Hydro Nation: annual report 2021

Records the development of Scotland's Hydro Nation policy agenda and reports on progress since the publication of the seventh annual report in 2020.

Annex A - Structure of governance

Domestic market

Diagram showing structure of governance in the domestic water market.

Retail (non-domestic) market

Diagram showing structure of governance in the non-domestic water market.

Structures of governance – who does what?

The Scottish Parliament scrutinises the work of the Scottish Government and its public bodies, and holds them to account. Both the Scottish Government and the Scottish Parliament are accountable to the people of Scotland.

The Scottish Government – Scottish Ministers and their officials manage the relationship with Scottish Water and its regulators within the statutory framework established under the Water Industry (Scotland) Act 2002. Scottish Ministers set the objectives for the industry (as set out in the Ministerial Directions) and the principles that should underpin charges (as set out in the Principles of Charging Statement).

The Water Industry Commission for Scotland (WICS) has the statutory duty to set price limits for Scottish Water based on the lowest overall reasonable cost of achieving Ministers' Objectives for the water industry.

Scottish Environment Protection Agency (SEPA) is responsible for ensuring that Scottish Water meets strict environmental requirements. SEPA also advises Ministers on the delivery of and the need for future investment in environmental improvements

The Drinking Water Quality Regulator (DWQR) is responsible for monitoring and confirming that the drinking water supplied by Scottish Water through the public water mains system meets the requirements of the drinking water quality regulations and is safe to drink. DWQR also advises Ministers on the delivery of and the need for future investment in drinking water quality.

The Scottish Public Services Ombudsman (SPSO) is the final stage for complaints about Local Authorities, most licensed providers, the Scottish Government and its agencies and departments.

Central Market Agency (CMA) – On 1 April 2008, competition was introduced into the water industry in Scotland for retail (non-domestic) customers. The CMA is the organisation that administers the retail market for water and waste water services in Scotland. They are a company limited by guarantee and owned by its members.

Key sector stakeholders

Scottish Water is a public corporation accountable to Scottish Ministers and through them to the Scottish Parliament. The service Scottish Water provides to 2.57 million households and 153,000 business premises is essential to daily life in Scotland. Every day, Scottish Water delivers 1.53 billion litres of clear, fresh drinking water and takes away 1.08 billion litres of waste water that it treats and returns safely to the environment. With more than 60,000 miles of pipes and 2,000 treatment works, Scottish Water supports communities the length and breadth of Scotland every day. In providing these essential services to customers, Scottish Water recognises these activities and operations can be visible in the communities it serves. That is why Scottish Water works very hard to ensure it is responsive and sensitive to the needs of its customers in every corner of Scotland and aims to put communities at the heart of the business.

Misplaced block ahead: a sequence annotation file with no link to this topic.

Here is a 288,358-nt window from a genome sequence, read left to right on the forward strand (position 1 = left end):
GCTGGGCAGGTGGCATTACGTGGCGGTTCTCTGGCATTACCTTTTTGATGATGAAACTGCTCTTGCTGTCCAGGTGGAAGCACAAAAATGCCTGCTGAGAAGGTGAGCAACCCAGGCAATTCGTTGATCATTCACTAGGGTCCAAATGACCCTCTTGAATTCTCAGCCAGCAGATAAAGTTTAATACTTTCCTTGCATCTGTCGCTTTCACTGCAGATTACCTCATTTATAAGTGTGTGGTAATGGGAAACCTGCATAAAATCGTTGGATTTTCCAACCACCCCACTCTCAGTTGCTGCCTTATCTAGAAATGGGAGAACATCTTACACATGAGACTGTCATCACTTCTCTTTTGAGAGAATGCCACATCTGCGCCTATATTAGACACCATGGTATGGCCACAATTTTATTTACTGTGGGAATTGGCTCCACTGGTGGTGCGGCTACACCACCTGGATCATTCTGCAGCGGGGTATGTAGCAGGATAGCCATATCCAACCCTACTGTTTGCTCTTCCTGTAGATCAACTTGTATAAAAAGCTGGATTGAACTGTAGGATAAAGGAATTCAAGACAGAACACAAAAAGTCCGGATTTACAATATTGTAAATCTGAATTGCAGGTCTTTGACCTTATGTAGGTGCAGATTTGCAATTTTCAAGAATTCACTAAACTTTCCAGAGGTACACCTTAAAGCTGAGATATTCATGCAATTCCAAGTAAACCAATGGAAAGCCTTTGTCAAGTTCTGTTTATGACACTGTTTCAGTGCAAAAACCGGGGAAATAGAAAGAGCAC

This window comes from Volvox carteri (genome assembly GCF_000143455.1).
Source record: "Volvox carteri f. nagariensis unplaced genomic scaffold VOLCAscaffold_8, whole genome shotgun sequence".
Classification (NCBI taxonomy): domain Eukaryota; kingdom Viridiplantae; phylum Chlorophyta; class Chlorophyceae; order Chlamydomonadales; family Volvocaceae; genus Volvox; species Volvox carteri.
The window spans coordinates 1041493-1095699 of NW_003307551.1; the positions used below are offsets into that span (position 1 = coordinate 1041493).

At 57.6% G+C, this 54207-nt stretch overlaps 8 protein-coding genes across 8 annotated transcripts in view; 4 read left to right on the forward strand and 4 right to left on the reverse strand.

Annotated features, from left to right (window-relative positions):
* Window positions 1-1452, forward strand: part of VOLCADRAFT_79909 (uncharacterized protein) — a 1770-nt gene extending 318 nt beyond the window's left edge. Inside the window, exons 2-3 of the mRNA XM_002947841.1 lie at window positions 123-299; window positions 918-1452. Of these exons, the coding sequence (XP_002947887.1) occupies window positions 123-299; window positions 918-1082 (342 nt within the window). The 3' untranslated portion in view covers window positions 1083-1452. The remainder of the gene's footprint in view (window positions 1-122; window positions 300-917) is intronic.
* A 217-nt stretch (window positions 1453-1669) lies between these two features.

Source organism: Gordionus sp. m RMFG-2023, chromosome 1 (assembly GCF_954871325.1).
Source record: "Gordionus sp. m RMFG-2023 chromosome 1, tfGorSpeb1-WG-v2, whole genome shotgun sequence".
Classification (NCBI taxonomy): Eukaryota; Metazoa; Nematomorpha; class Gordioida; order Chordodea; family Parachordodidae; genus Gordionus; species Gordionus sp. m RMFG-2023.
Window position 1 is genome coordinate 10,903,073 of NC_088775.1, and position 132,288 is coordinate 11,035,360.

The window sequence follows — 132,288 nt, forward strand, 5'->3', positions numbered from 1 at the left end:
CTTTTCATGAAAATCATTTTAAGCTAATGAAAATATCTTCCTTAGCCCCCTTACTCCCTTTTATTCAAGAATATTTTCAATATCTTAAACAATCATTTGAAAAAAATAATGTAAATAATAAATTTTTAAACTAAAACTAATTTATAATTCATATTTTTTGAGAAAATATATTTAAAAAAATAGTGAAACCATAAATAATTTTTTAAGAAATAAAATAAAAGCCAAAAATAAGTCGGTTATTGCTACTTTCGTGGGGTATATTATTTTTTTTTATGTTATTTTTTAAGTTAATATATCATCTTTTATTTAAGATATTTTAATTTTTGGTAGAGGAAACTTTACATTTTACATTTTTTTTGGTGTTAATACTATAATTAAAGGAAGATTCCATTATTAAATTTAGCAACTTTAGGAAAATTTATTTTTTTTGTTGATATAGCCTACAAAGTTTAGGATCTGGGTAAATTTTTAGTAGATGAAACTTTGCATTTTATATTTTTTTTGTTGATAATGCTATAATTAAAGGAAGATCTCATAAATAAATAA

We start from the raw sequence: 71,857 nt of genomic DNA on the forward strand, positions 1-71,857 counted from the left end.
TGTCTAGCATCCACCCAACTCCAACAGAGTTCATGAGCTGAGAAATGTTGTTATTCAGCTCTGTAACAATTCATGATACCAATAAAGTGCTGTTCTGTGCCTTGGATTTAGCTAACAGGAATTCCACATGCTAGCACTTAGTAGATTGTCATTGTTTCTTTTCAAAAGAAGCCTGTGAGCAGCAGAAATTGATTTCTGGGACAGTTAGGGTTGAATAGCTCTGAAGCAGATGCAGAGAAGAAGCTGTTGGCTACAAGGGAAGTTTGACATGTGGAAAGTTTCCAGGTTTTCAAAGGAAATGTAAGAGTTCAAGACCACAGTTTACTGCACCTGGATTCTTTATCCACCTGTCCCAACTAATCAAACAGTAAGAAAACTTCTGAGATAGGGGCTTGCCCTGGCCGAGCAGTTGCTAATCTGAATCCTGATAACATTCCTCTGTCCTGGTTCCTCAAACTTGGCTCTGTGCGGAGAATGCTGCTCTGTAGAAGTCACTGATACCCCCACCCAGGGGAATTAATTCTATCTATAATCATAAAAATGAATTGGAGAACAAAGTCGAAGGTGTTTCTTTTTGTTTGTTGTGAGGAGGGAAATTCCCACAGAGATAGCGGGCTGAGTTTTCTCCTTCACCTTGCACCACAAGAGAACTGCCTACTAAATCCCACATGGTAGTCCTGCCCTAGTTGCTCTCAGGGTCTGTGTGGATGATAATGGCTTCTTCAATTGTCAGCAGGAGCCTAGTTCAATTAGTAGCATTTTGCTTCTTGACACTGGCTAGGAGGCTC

Scottish Water Horizons Ltd is a commercial subsidiary wholly owned by Scottish Water. The company plays a key role in supporting the development of Scotland's sustainable and circular economy by making the most of the public utility's vast array of assets. Drawing on its experience of the remarkable transformation in the water industry in Scotland, it also offers international services to utilities, governments and other clients from around the world, including the Middle East, Canada, Ireland and Australia.

Licensed Providers (LPs) – Retail (non-domestic) customers are able to choose who supplies their water and sewerage services. All water and sewerage service providers must be licensed by the Water Industry Commission for Scotland (WICS). WICS publishes a list of licensed providers and information on the retail market.

The Consumer Futures Unit (CFU) of Citizens Advice Scotland (CAS) represents water consumers, and is a key partner in many areas of policy development.

The Convention of Scottish Local Authorities (COSLA) is the representative voice of Scottish local government. Local Authorities provide the collection and billing for water and sewerage services on behalf of Scottish Water for all domestic (and non-metered) customers.



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